“My work, my art, is to me a means of giving some semblance of dignity and even sanity and meaning to a world too often obsessed with material concerns, with false values and meaningless goals...

Edward (Eduardo) Chavez

Kendalyn Sypolt

David Cook Galleries. "David Cook Galleries." Edward (Eduardo) Arcenio Chavez. David Cook Galleries, n.d. Web. 27 Oct. 2015.

Irving, Alexander. "Book Art Press." Book Art Press. New Art International, 2007. Web. 27 Oct. 2015.





Biography for Jon Corbino (1905-1964)

Jon Corbino (1905-1964) was an underrated Italian artist, influenced by Tintoretto, Titian, and Rubens, who studied the Arts Student League in New York in 1922.  Early in his career, he worked with etching.  When he was 25, the Art Institute in Chicago included his work in their twenty-fifth anniversary exhibition; this acceptance led him to study at the Pennsylvania Academy of Art.

Corbino served as the Assistant Technical Director of the Public Works of Art Project from 1933 to 1934. He was then the Assistant Chief of the Painting and Sculpture at the Federal Works Agency, where he selected artists who “make art of high quality to decorate public buildings” which ultimately produced “art accessible to all people.”  From 1934 to 1935, he created eleven beach murals for the Works Agency. He also completed pieces that focused on natural disasters occurring in America such as floods and earthquakes. He died in 1964, in Sarasota, Florida.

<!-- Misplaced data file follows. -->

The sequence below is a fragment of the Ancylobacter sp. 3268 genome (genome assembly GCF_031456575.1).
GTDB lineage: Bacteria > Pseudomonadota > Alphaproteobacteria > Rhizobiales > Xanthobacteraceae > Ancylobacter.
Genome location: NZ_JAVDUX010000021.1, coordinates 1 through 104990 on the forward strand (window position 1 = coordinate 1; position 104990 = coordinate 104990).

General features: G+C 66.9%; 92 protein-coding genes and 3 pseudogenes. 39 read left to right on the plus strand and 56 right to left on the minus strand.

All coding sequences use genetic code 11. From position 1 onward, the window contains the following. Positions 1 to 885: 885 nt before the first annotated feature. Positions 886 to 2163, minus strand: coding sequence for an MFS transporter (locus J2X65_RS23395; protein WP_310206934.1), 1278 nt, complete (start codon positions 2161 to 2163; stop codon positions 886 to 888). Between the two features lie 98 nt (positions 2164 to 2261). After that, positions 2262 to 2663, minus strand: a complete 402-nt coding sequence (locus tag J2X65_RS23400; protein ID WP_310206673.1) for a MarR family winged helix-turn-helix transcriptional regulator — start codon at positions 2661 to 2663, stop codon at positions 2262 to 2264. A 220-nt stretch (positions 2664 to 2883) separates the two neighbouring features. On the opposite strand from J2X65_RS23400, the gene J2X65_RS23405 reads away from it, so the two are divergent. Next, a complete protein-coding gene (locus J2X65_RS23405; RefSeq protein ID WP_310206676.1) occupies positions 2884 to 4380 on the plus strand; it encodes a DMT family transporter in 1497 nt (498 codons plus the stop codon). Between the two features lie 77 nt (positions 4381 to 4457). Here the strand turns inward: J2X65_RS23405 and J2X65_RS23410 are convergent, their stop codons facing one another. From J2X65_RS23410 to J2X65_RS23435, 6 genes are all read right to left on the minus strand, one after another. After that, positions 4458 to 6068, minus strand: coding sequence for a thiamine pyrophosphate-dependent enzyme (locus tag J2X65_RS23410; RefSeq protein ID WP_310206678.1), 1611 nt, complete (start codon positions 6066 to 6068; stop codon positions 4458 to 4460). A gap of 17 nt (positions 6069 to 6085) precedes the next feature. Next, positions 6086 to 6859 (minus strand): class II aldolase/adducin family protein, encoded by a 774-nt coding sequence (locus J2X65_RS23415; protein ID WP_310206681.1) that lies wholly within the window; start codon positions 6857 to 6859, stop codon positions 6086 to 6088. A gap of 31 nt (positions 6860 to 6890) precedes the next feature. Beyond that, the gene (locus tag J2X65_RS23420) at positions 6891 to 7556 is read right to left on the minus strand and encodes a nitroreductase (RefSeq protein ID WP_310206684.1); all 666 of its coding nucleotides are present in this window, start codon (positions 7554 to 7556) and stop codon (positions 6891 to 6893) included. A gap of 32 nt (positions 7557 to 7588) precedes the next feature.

Jennifer Wagner

Baker, John. Design Quarterly 44 (1959): n. pag. Web.

Londravile, Janis and Richard. Corbino: From Rubens to Ringling. New York: State University of New York, 2011. Print.





Quote from the Address of the Dedication of the National Gallery of Art (March 17th, 1941)

"The people of this country know now, whatever they were taught or thought they knew before, that art is not something just to be owned but something to be made: that it is the act of making and not the act of owning that is art. And knowing this they know also that art is not a treasure in the past or an importation from another land, but part of the present life of all the living and creating peoples—all who make and build; and, most of all, the young and vigorous peoples who have made and built our present wide country."

Quote from President Franklin D. Roosevelt (President fo the United States: 1933-1945)

Link off and listen to the address by President Roosevelt at the National Gallery of Art, March 17, 1941)